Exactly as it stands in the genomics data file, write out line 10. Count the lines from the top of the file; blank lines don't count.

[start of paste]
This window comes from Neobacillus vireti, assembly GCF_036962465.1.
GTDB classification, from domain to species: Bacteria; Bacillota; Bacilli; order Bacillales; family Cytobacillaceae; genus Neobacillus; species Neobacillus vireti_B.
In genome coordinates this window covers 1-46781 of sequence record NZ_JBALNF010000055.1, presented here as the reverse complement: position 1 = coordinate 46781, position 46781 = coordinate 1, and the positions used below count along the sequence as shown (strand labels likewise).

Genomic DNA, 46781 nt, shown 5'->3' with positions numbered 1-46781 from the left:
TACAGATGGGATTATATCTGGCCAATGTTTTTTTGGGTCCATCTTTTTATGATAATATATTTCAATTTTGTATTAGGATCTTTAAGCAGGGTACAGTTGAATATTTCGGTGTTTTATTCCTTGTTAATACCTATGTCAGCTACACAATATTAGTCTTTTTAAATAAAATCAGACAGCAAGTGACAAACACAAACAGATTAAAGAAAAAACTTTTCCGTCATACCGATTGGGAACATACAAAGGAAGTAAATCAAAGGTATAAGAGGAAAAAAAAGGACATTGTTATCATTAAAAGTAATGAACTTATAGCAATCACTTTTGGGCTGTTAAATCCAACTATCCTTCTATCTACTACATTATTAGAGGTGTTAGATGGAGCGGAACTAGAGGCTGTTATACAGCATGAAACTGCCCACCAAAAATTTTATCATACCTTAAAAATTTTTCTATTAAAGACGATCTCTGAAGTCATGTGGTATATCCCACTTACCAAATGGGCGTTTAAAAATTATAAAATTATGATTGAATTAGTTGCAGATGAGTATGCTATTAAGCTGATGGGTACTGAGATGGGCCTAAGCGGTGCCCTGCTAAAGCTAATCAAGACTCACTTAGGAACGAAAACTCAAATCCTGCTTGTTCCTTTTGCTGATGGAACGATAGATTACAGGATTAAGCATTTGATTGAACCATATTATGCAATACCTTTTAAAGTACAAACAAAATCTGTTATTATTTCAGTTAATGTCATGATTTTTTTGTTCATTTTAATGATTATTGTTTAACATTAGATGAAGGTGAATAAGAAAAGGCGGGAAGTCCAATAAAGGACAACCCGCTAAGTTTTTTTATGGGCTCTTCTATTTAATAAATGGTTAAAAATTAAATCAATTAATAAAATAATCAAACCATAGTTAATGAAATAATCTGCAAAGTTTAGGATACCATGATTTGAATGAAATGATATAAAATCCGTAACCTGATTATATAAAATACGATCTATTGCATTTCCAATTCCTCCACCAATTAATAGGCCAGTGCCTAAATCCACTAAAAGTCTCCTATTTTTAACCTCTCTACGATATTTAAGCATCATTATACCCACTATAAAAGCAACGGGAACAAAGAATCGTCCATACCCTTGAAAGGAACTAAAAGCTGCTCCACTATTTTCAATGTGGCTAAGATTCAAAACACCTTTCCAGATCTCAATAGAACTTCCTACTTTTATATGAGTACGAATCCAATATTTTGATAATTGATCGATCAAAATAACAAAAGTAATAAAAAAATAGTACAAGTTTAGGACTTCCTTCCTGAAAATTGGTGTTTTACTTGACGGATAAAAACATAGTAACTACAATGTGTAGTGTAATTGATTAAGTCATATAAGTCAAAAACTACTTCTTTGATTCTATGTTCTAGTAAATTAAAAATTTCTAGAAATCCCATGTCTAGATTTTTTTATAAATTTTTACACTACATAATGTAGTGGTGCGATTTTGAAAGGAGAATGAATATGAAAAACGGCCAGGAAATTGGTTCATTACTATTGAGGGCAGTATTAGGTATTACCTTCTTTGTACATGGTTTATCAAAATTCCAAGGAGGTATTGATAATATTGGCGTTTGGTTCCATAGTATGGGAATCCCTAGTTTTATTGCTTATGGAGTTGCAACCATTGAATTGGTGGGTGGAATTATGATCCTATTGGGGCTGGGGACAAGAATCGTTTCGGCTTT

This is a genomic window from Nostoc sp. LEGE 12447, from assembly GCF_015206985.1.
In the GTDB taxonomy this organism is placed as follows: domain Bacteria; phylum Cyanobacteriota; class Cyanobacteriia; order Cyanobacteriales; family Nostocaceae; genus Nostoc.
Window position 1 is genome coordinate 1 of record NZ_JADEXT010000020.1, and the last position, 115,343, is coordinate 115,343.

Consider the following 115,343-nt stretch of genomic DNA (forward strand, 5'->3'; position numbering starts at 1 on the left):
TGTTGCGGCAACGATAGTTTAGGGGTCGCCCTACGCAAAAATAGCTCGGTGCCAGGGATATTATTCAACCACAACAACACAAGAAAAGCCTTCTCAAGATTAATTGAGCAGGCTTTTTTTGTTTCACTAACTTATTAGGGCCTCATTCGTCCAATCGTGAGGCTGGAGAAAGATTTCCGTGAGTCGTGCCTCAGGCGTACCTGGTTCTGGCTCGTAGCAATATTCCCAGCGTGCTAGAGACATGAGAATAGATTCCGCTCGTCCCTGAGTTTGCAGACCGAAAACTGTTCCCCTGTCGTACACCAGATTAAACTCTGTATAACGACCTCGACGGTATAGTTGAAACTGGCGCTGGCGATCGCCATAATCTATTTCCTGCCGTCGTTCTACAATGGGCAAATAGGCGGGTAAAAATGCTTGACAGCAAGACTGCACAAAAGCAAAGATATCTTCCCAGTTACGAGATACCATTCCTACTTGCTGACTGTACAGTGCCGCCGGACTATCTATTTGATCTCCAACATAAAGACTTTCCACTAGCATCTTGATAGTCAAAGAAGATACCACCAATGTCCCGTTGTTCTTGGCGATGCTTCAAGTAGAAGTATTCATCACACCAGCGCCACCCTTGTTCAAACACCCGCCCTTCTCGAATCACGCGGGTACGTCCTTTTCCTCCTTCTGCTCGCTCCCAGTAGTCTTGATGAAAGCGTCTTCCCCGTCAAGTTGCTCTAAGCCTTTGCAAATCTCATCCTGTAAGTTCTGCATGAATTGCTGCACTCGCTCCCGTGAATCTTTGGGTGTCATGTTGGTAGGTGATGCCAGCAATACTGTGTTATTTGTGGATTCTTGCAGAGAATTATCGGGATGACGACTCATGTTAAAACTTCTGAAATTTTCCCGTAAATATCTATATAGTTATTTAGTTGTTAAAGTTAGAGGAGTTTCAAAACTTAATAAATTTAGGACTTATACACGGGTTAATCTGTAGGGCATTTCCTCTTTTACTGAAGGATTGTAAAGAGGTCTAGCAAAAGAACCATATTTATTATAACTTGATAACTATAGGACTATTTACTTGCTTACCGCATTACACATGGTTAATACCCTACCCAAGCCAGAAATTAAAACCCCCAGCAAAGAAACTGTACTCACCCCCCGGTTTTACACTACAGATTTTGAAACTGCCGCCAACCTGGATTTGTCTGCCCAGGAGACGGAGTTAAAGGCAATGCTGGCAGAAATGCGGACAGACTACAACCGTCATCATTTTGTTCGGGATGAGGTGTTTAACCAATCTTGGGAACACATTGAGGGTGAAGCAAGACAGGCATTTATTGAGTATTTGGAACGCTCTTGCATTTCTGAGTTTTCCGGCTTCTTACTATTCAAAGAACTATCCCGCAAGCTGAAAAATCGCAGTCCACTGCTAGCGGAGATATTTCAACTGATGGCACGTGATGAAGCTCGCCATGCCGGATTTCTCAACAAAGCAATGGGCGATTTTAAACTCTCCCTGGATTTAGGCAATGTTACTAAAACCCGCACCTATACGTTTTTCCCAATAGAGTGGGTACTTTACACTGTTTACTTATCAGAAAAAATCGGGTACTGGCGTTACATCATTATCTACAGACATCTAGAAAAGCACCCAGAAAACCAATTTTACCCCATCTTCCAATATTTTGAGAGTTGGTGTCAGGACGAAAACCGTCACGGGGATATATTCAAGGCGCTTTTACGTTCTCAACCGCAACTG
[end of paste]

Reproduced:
TGTTGCGGCAACGATAGTTTAGGGGTCGCCCTACGCAAAAATAGCTCGGTGCCAGGGATATTATTCAACCACAACAACACAAGAAAAGCCTTCTCAAGATTAATTGAGCAGGCTTTTTTTGTTTCACTAACTTATTAGGGCCTCATTCGTCCAATCGTGAGGCTGGAGAAAGATTTCCGTGAGTCGTGCCTCAGGCGTACCTGGTTCTGGCTCGTAGCAATATTCCCAGCGTGCTAGAGACATGAGAATAGATTCCGCTCGTCCCTGAGTTTGCAGACCGAAAACTGTTCCCCTGTCGTACACCAGATTAAACTCTGTATAACGACCTCGACGGTATAGTTGAAACTGGCGCTGGCGATCGCCATAATCTATTTCCTGCCGTCGTTCTACAATGGGCAAATAGGCGGGTAAAAATGCTTGACAGCAAGACTGCACAAAAGCAAAGATATCTTCCCAGTTACGAGATACCATTCCTACTTGCTGACTGTACAGTGCCGCCGGACTATCTATTTGATCTCCAACATAAAGACTTTCCACTAGCATCTTGATAGTCAAAGAAGATACCACCAATGTCCCGTTGTTCTTGGCGATGCTTCAAGTAGAAGTATTCATCACACCAGCGCCACCCTTGTTCAAACACCCGCCCTTCTCGAATCACGCGGGTACGTCCTTTTCCTCCTTCTGCTCGCTCCCAGTAGTCTTGATGAAAGCGTCTTCCCCGTCAAGTTGCTCTAAGCCTTTGCAAATCTCATCCTGTAAGTTCTGCATGAATTGCTGCACTCGCTCCCGTGAATCTTTGGGTGTCATGTTGGTAGGTGATGCCAGCAATACTGTGTTATTTGTGGATTCTTGCAGAGAATTATCGGGATGACGACTCATGTTAAAACTTCTGAAATTTTCCCGTAAATATCTATATAGTTATTTAGTTGTTAAAGTTAGAGGAGTTTCAAAACTTAATAAATTTAGGACTTATACACGGGTTAATCTGTAGGGCATTTCCTCTTTTACTGAAGGATTGTAAAGAGGTCTAGCAAAAGAACCATATTTATTATAACTTGATAACTATAGGACTATTTACTTGCTTACCGCATTACACATGGTTAATACCCTACCCAAGCCAGAAATTAAAACCCCCAGCAAAGAAACTGTACTCACCCCCCGGTTTTACACTACAGATTTTGAAACTGCCGCCAACCTGGATTTGTCTGCCCAGGAGACGGAGTTAAAGGCAATGCTGGCAGAAATGCGGACAGACTACAACCGTCATCATTTTGTTCGGGATGAGGTGTTTAACCAATCTTGGGAACACATTGAGGGTGAAGCAAGACAGGCATTTATTGAGTATTTGGAACGCTCTTGCATTTCTGAGTTTTCCGGCTTCTTACTATTCAAAGAACTATCCCGCAAGCTGAAAAATCGCAGTCCACTGCTAGCGGAGATATTTCAACTGATGGCACGTGATGAAGCTCGCCATGCCGGATTTCTCAACAAAGCAATGGGCGATTTTAAACTCTCCCTGGATTTAGGCAATGTTACTAAAACCCGCACCTATACGTTTTTCCCAATAGAGTGGGTACTTTACACTGTTTACTTATCAGAAAAAATCGGGTACTGGCGTTACATCATTATCTACAGACATCTAGAAAAGCACCCAGAAAACCAATTTTACCCCATCTTCCAATATTTTGAGAGTTGGTGTCAGGACGAAAACCGTCACGGGGATATATTCAAGGCGCTTTTACGTTCTCAACCGCAACTG